Decide if you’ll complete it or set it aside.
Here are the books I’ll choose from.
Some of these were published earlier this year so I’ll include the publication dates below.
A while back, I read a review of Wolf Children that made me seek to experience the story myself. Since I couldn’t find a place online to watch it, I decided to get the manga and read it. I was drawn to the beautiful illustrations but, as with all my book purchases, I immediately forgot about it once I shelved it in my bookcase.
It wasn’t until the Tome Topple Readathon rolled around that I sought it out to read for a challenge — Read a graphic novel (over 500 pages). I was glad to finally read the book after being curious about it for so long and sample its beautiful art.
Wolf Children: Ame & Yuki by Mamoru Hosoda, art by Yu, character design by Yoshiyuki Sadamoto, trans. by Jocelyne Allen
Genre: I don’t know
Wolf Children is about a woman who falls in love with a man who is half wolf, the last of his kind. Circumstances lead her to raise their two children on her own, which she does with great patience and care. She never complains despite the difficulties she encounters in raising half-wolf children, but instead faces her challenges with optimism and a smile.
The children are complete opposites of each other. As a child, the older sibling, Yuki, is a spirited girl who loves to explore and experience new things and is driven by her curiosity about the world. In contrast, her young brother, Ame, is introspective, quiet, observant, and most of all, cautious. However as the two mature, their experiences lead them to choose unexpected paths.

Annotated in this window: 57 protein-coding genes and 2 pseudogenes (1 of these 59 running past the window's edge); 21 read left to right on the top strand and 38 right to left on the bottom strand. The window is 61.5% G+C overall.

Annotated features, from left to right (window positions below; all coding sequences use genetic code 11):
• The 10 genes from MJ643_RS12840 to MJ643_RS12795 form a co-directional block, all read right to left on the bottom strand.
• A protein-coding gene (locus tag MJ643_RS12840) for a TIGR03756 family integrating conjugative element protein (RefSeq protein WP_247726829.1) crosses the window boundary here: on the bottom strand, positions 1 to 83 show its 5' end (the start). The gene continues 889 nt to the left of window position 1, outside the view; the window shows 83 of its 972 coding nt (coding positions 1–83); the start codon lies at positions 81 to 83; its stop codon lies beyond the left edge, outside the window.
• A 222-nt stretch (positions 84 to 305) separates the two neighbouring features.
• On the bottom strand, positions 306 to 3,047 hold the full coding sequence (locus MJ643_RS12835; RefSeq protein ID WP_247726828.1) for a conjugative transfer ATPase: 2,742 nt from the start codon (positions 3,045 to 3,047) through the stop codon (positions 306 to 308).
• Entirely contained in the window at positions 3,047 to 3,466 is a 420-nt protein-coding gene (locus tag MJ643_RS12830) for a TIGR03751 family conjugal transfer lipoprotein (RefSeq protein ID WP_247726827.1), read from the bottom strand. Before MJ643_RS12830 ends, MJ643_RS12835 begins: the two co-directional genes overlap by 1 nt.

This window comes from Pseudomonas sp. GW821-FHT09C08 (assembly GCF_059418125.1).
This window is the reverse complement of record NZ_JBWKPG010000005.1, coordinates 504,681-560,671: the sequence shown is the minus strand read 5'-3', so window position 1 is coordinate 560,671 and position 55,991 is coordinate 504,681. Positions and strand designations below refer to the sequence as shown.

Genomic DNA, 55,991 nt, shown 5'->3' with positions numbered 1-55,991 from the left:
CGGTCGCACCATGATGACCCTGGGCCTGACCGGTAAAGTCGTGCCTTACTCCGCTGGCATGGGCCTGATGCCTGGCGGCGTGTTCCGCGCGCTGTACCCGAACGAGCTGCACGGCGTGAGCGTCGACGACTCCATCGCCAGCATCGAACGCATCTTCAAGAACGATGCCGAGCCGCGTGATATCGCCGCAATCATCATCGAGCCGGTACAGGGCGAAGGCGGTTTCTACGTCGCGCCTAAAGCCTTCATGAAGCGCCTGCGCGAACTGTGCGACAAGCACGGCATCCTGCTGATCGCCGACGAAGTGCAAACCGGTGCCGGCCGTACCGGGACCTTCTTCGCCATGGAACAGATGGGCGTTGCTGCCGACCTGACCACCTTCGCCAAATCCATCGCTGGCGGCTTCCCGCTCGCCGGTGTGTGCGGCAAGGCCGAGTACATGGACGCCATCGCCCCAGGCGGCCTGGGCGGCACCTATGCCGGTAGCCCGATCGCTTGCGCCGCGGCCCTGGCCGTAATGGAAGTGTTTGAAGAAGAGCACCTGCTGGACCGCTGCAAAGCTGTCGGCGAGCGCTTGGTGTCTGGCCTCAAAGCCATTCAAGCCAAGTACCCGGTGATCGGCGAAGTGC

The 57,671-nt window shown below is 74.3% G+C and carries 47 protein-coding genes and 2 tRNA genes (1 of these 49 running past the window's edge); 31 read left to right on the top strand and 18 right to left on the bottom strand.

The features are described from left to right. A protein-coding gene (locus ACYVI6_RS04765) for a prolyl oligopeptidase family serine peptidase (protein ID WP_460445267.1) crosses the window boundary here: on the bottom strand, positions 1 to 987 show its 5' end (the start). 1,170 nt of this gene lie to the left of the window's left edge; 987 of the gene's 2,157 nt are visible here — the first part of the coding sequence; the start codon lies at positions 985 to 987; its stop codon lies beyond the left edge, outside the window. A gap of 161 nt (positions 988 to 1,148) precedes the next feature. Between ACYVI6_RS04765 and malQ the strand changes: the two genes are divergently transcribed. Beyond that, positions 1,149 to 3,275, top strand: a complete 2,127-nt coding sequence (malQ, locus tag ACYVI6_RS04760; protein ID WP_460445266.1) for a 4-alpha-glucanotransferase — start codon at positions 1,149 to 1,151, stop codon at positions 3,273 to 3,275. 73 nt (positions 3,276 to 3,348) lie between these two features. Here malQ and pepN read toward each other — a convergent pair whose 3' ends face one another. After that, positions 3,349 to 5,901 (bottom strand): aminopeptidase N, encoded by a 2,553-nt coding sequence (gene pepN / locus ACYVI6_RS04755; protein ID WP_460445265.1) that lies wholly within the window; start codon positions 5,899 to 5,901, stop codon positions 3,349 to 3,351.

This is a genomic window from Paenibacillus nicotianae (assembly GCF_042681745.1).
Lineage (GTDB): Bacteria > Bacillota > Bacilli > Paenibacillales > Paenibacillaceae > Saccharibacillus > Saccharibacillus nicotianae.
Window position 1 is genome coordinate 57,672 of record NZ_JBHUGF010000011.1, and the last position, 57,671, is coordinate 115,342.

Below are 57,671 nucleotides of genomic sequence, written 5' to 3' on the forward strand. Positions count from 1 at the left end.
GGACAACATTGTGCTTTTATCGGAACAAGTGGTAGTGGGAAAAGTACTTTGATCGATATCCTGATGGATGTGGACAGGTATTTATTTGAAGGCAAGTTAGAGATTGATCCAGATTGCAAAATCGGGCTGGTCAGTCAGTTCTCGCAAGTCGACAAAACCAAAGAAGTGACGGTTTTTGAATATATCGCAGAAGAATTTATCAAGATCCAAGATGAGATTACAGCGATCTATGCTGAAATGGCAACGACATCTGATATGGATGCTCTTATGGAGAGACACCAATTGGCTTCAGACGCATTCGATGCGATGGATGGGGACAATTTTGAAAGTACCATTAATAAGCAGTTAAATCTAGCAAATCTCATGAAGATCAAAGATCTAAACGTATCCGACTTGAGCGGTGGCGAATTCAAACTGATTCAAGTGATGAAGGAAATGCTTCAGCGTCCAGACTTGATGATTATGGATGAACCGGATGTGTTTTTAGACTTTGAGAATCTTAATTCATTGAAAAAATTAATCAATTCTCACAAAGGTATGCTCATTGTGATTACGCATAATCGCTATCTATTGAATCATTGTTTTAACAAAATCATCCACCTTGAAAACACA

Contemporary; young adult
Rose and her parents have been going to Awago Beach since she was a little girl. It’s her summer getaway, her refuge. Her friend Windy is always there, too, like the little sister she never had, completing her summer family.
But this summer is different.
Rose’s mom and dad won’t stop fighting, and Rose and Windy have gotten tangled up in a tragedy-in-the-making in the small town of Awago Beach. It’s a summer of secrets and heartache, and it’s a good thing Rose and Windy have each other.
Rasputin, Vol. 1: The Road to the Winter Palace by Alex Grecian, illus. by Riley Rossmo
A supernatural retelling of Rasputin’s story. Rasputin was a member of the Romanov court under Nicholas II’s monarchy in Russia. He served as an adviser and healer for he was the only person who was able to cure prince Alexie, who was a hemophiliac. However, Rasputin was given the moniker “mad monk” because it’s purported that he was crazy. His actions were extreme, unusual, and sometimes cruel.
In this comic, Russian folklore is mixed with history to provide a backstory for Rasputin and an explanation for his odd personality and abilities. He is a healer in this story, but that ability is pushed a little further because he’s able to revive those who are at the edge of life. However, each time that Rasputin revives someone, he takes a bit of that person with him, hence his varied personality.
Weekend Reads is a weekly discussion on a variety of topics. At the end of the post, I’ll include what I plan to read on the weekend.
Yea, I got more to say on this book.
In my last discussion on Jane Eyre, I spoke about how Rochester was disabled to atone for his sins and to be humbled and tamed for Jane. This time I want to focus on St. John who, despite his piousness, is one of the most horrible characters in the story.